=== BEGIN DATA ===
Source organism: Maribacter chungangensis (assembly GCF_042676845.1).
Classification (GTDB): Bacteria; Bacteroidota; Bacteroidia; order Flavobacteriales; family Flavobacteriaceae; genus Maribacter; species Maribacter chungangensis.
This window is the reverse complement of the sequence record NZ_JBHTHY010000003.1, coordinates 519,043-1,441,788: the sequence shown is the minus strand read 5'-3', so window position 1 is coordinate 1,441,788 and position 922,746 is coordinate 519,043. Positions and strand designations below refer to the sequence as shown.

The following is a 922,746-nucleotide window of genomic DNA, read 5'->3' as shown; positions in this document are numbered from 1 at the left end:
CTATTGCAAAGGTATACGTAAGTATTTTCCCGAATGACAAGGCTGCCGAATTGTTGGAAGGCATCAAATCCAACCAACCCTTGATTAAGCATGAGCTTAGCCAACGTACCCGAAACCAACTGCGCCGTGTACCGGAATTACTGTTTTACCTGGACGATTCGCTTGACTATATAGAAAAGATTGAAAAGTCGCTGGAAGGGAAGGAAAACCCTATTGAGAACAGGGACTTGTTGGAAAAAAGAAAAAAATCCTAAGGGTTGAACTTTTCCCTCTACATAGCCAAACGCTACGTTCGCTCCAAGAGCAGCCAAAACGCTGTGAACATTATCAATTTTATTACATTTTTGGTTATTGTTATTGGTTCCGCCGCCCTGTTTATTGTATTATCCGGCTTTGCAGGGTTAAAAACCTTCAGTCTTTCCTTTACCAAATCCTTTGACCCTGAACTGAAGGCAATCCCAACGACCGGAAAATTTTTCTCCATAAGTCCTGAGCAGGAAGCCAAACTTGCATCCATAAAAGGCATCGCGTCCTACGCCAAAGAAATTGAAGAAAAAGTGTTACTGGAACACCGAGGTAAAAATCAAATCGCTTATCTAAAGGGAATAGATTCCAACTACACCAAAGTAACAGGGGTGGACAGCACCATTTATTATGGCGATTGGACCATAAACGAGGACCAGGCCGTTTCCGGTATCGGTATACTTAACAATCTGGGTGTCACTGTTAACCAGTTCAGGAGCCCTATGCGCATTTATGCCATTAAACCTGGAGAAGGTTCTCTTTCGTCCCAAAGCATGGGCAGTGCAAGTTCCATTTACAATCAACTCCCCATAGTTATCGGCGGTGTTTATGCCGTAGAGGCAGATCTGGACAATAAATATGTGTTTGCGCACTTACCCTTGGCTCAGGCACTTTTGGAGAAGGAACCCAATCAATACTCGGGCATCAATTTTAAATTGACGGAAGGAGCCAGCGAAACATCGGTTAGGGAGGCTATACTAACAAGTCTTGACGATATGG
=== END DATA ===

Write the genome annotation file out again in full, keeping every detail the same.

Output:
Source organism: Maribacter chungangensis (assembly GCF_042676845.1).
Classification (GTDB): Bacteria; Bacteroidota; Bacteroidia; order Flavobacteriales; family Flavobacteriaceae; genus Maribacter; species Maribacter chungangensis.
This window is the reverse complement of the sequence record NZ_JBHTHY010000003.1, coordinates 519,043-1,441,788: the sequence shown is the minus strand read 5'-3', so window position 1 is coordinate 1,441,788 and position 922,746 is coordinate 519,043. Positions and strand designations below refer to the sequence as shown.

The following is a 922,746-nucleotide window of genomic DNA, read 5'->3' as shown; positions in this document are numbered from 1 at the left end:
CTATTGCAAAGGTATACGTAAGTATTTTCCCGAATGACAAGGCTGCCGAATTGTTGGAAGGCATCAAATCCAACCAACCCTTGATTAAGCATGAGCTTAGCCAACGTACCCGAAACCAACTGCGCCGTGTACCGGAATTACTGTTTTACCTGGACGATTCGCTTGACTATATAGAAAAGATTGAAAAGTCGCTGGAAGGGAAGGAAAACCCTATTGAGAACAGGGACTTGTTGGAAAAAAGAAAAAAATCCTAAGGGTTGAACTTTTCCCTCTACATAGCCAAACGCTACGTTCGCTCCAAGAGCAGCCAAAACGCTGTGAACATTATCAATTTTATTACATTTTTGGTTATTGTTATTGGTTCCGCCGCCCTGTTTATTGTATTATCCGGCTTTGCAGGGTTAAAAACCTTCAGTCTTTCCTTTACCAAATCCTTTGACCCTGAACTGAAGGCAATCCCAACGACCGGAAAATTTTTCTCCATAAGTCCTGAGCAGGAAGCCAAACTTGCATCCATAAAAGGCATCGCGTCCTACGCCAAAGAAATTGAAGAAAAAGTGTTACTGGAACACCGAGGTAAAAATCAAATCGCTTATCTAAAGGGAATAGATTCCAACTACACCAAAGTAACAGGGGTGGACAGCACCATTTATTATGGCGATTGGACCATAAACGAGGACCAGGCCGTTTCCGGTATCGGTATACTTAACAATCTGGGTGTCACTGTTAACCAGTTCAGGAGCCCTATGCGCATTTATGCCATTAAACCTGGAGAAGGTTCTCTTTCGTCCCAAAGCATGGGCAGTGCAAGTTCCATTTACAATCAACTCCCCATAGTTATCGGCGGTGTTTATGCCGTAGAGGCAGATCTGGACAATAAATATGTGTTTGCGCACTTACCCTTGGCTCAGGCACTTTTGGAGAAGGAACCCAATCAATACTCGGGCATCAATTTTAAATTGACGGAAGGAGCCAGCGAAACATCGGTTAGGGAGGCTATACTAACAAGTCTTGACGATATGG